Hobbit 2 – The Desolation Of Smaug
TOWT and I went to the magic lantern house the other day to see the second of the Peter Jackson’s three part adaptation of JRR Tolkein’s Hobbit.
The problem with any second part of a trilogy is that it is always going to be a transitioning piece – picking up the themes of the first part and setting the scene for what one hopes will be a blockbuster of a final part. TDoS has these issues to grapple with and for the most part overcomes the structural restrictions. Yes, the ending is somewhat unsatisfactory and means that the film can never be judged in isolation, leaving the viewer with the realisation that they’ve got to wait another year and spend some more money to see the denouement, but the storyline is carried along with gusto and the film is entertaining enough.
The movie picks up from where we were left in the Unexpected Journey, travelling to the Lonely Mountain and the dwarf kingdom of Erebor which was destroyed and occupied by the dragon, Smaug. Our heroes, Bilbo Baggins and his group of dwarves, have a series of adventures along the way. I won’t spoil your enjoyment – too much – but there is a marvellous and fairly lengthy set piece where the comrades effect their escape from the prison of the Wood Elves by hiding in barrels which are washed down the river into, almost, the clutches of the Orcs. It is through finally making their escape from the Orcs that they meet Bard the Bowman and through his good offices (for an appropriate fist of silver) make their way to Laketown. It is in Laketown that they meet the Lord of the place, played wonderfully by the ubiquitous Stephen Fry. From there they travel to the Lonely Mountain and in their efforts to find the Arkenstone rouse the dragon, Smaug.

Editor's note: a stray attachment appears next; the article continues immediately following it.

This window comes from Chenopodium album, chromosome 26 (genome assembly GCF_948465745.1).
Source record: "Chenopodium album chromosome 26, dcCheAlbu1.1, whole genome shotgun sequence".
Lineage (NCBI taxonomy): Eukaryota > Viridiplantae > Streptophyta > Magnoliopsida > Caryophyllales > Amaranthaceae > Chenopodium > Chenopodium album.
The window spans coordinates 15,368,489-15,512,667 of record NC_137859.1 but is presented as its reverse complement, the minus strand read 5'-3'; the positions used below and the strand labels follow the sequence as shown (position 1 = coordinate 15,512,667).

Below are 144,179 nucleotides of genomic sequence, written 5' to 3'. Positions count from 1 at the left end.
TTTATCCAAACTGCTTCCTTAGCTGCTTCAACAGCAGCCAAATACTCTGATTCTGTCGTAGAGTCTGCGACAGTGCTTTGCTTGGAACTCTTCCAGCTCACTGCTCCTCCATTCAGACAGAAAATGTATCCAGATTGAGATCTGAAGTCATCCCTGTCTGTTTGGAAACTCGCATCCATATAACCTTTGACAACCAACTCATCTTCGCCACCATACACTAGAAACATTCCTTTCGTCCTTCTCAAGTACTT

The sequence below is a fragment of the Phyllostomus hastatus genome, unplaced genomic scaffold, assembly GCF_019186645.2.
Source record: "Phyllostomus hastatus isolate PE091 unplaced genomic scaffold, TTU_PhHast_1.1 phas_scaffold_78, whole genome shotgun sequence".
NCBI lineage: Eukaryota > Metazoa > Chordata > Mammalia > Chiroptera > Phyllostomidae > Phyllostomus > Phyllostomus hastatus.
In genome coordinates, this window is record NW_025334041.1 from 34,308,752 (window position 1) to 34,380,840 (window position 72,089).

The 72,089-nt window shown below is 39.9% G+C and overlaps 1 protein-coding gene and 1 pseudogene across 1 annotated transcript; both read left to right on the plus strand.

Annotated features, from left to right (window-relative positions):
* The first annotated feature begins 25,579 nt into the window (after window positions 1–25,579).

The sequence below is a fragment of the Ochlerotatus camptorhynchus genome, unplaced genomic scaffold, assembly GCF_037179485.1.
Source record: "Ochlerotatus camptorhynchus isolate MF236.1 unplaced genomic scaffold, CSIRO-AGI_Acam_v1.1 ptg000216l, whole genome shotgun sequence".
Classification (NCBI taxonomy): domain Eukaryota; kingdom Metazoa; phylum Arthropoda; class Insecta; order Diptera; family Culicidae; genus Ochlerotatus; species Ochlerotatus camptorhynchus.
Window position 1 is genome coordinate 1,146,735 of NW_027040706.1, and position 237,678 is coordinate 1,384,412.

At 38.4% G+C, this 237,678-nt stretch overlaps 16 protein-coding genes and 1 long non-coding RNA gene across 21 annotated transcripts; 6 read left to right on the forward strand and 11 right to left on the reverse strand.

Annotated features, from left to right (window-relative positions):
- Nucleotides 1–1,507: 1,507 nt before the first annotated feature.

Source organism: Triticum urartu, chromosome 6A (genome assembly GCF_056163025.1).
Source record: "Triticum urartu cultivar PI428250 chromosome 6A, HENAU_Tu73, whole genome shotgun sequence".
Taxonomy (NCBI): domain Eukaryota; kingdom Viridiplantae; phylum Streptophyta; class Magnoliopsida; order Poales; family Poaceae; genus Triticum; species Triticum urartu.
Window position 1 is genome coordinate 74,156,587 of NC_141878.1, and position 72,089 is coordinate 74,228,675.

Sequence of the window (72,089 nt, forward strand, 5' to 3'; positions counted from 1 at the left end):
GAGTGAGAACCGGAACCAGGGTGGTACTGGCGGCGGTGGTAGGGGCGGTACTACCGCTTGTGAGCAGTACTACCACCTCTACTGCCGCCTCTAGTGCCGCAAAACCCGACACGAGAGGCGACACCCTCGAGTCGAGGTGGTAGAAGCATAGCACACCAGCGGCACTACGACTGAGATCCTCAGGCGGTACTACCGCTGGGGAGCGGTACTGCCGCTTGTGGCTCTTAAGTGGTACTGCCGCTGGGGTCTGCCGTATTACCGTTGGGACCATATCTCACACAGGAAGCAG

I was a bit disappointed in Smaug – a bit too prolix and gentlemanly for my taste, although, that said, I have never encountered a dragon – perhaps they are all like that – and the final scenes, whilst gripping, were overly long.
The film has a fine vein of humour running through it and a large element of parody – the elves in particular seem to be straight out of Hollywood’s Kung Fu tradition. Martin Freeman as Bilbo plays his part well and his delivery is refreshing when compared with the saga-ese claptrap that comes out of the mouths of most of the other characters.
The baddies are grotesque and the set pieces are spectacular. Even if the action leaves you cold, the magnificent New Zealand scenery is worth the admission money.
A charming film and worth seeing, if only to set you up for the third. Don’t go if you are an arachnophobe, though!